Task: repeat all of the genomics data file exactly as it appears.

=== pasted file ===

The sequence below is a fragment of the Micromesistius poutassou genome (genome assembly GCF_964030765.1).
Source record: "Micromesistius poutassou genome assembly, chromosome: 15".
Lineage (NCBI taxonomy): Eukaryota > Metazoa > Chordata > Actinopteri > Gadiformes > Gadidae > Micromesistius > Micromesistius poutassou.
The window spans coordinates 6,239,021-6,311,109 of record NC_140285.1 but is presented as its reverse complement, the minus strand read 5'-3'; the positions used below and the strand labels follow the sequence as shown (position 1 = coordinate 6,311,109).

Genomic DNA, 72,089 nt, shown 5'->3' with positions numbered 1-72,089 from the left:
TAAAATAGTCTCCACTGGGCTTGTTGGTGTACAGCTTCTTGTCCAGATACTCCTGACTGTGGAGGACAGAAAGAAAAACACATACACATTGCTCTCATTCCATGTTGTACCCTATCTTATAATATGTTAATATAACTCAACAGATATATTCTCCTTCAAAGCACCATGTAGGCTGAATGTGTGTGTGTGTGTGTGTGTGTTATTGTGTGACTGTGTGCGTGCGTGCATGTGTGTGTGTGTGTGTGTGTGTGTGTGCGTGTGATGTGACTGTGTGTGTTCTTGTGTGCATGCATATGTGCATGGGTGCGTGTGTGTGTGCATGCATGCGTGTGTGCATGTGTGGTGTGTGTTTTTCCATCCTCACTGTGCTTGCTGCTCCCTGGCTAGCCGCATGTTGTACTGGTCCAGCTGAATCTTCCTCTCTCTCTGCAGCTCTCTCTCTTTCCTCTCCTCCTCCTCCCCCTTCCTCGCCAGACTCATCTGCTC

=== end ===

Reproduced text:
The sequence below is a fragment of the Micromesistius poutassou genome (genome assembly GCF_964030765.1).
Source record: "Micromesistius poutassou genome assembly, chromosome: 15".
Lineage (NCBI taxonomy): Eukaryota > Metazoa > Chordata > Actinopteri > Gadiformes > Gadidae > Micromesistius > Micromesistius poutassou.
The window spans coordinates 6,239,021-6,311,109 of record NC_140285.1 but is presented as its reverse complement, the minus strand read 5'-3'; the positions used below and the strand labels follow the sequence as shown (position 1 = coordinate 6,311,109).

Genomic DNA, 72,089 nt, shown 5'->3' with positions numbered 1-72,089 from the left:
TAAAATAGTCTCCACTGGGCTTGTTGGTGTACAGCTTCTTGTCCAGATACTCCTGACTGTGGAGGACAGAAAGAAAAACACATACACATTGCTCTCATTCCATGTTGTACCCTATCTTATAATATGTTAATATAACTCAACAGATATATTCTCCTTCAAAGCACCATGTAGGCTGAATGTGTGTGTGTGTGTGTGTGTGTTATTGTGTGACTGTGTGCGTGCGTGCATGTGTGTGTGTGTGTGTGTGTGTGTGTGCGTGTGATGTGACTGTGTGTGTTCTTGTGTGCATGCATATGTGCATGGGTGCGTGTGTGTGTGCATGCATGCGTGTGTGCATGTGTGGTGTGTGTTTTTCCATCCTCACTGTGCTTGCTGCTCCCTGGCTAGCCGCATGTTGTACTGGTCCAGCTGAATCTTCCTCTCTCTCTGCAGCTCTCTCTCTTTCCTCTCCTCCTCCTCCCCCTTCCTCGCCAGACTCATCTGCTC